... embarrassed him, not because he reproved her in any way—to have shown heat in words would have been against his principles—but because he did show heat in his neck, where a faint flush would spread upwards to his ears above the band of his clerical collar. When she was thoroughly bored Gabrielle would sometimes try this experiment, just in the same way as she made the snapdragons put ...
— The Tragic Bride • Francis Brett Young

... woods, beneath these trees, We meet to-day a happy band; All joy is ours,—we feel the breeze Blow gently o'er our native land. How brightly blooms each forest flower! What cheerful notes the wild bird sings! How nature charms our festive hour, What beauty round our pathway springs! The aged ...
— Town and Country, or, Life at Home and Abroad • John S. Adams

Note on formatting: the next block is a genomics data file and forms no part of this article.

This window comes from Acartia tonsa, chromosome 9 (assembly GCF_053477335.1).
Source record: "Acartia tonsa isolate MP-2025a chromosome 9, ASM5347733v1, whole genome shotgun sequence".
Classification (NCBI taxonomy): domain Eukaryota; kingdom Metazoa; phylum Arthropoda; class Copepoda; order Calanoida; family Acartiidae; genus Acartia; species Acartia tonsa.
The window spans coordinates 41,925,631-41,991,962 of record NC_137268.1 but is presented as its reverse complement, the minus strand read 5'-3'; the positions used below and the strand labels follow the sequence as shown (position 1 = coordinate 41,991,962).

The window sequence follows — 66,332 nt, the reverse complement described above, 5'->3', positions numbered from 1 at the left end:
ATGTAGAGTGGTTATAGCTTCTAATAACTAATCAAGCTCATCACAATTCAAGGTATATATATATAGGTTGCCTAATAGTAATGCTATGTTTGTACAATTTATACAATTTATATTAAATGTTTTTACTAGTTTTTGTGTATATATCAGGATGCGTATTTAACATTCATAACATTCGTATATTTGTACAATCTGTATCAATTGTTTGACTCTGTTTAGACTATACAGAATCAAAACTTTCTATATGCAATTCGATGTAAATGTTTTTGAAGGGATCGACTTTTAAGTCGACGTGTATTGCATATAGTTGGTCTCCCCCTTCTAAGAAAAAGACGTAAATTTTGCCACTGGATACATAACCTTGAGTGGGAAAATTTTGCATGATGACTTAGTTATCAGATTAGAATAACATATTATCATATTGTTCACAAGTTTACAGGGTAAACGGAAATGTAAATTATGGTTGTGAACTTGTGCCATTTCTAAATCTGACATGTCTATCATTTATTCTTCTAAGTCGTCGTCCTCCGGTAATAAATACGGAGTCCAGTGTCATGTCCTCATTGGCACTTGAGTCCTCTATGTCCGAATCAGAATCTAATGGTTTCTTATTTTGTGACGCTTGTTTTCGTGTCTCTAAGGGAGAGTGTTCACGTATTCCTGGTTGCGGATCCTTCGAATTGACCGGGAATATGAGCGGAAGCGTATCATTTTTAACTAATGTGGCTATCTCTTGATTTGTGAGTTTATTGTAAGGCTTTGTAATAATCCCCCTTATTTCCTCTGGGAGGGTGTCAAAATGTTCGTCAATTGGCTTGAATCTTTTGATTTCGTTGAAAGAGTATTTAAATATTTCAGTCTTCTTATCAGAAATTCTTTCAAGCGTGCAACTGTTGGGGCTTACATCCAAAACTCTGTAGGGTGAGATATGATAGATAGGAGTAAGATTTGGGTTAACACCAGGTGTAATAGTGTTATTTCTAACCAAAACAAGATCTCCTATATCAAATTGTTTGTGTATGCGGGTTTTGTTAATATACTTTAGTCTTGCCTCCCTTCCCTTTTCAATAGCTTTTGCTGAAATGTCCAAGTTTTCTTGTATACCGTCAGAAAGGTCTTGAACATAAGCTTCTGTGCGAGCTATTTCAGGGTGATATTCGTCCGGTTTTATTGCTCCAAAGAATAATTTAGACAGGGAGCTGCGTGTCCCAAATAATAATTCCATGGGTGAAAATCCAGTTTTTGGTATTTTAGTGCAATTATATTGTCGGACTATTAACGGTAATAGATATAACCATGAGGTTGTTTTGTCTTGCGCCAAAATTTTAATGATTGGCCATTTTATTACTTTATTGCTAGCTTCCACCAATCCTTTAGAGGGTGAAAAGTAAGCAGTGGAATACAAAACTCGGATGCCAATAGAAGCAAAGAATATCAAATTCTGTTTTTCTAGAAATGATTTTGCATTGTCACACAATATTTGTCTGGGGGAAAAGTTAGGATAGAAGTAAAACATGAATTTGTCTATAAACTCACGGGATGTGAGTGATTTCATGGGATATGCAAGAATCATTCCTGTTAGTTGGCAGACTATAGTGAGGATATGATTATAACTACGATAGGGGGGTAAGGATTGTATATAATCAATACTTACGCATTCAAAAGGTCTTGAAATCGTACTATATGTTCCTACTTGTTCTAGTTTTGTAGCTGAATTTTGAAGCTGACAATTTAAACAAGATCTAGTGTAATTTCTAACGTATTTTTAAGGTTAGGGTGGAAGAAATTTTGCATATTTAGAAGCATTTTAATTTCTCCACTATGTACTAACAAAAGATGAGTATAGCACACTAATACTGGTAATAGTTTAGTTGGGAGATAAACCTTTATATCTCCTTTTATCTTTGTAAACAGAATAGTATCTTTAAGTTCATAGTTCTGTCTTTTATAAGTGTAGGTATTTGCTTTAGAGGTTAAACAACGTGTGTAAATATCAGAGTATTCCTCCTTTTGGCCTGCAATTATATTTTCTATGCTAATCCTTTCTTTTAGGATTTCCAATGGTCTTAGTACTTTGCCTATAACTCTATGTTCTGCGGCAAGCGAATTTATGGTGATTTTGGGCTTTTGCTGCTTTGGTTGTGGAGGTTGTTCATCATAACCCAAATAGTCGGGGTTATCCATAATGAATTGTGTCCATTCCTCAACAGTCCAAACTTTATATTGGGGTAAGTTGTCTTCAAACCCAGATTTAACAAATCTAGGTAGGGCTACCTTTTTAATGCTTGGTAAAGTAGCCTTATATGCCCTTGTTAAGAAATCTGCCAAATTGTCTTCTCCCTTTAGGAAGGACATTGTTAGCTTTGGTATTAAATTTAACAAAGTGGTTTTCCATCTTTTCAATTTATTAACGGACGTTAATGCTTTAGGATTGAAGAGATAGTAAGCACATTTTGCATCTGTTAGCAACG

... was drawing to a close, but before we left we had an inspection by the III Corps Commander. And on the last day, September 9, we held a grand sports day and had a band playing. The men looked splendidly fit and well after their month's rest, and they displayed a wonderful spirit, talking eagerly of their part in the coming attack. Alas and alas! At times I could have wept to see these splendid bronzed men go ...
— Q.6.a and Other places - Recollections of 1916, 1917 and 1918 • Francis Buckley

... eventful summer on Pine Island the young people had accidentally discovered a gypsy cave, concealed by underbrush, and had succeeded not only in rounding up the band of gypsies but in recovering several valuable articles that had been ...
— The Outdoor Girls at the Hostess House • Laura Lee Hope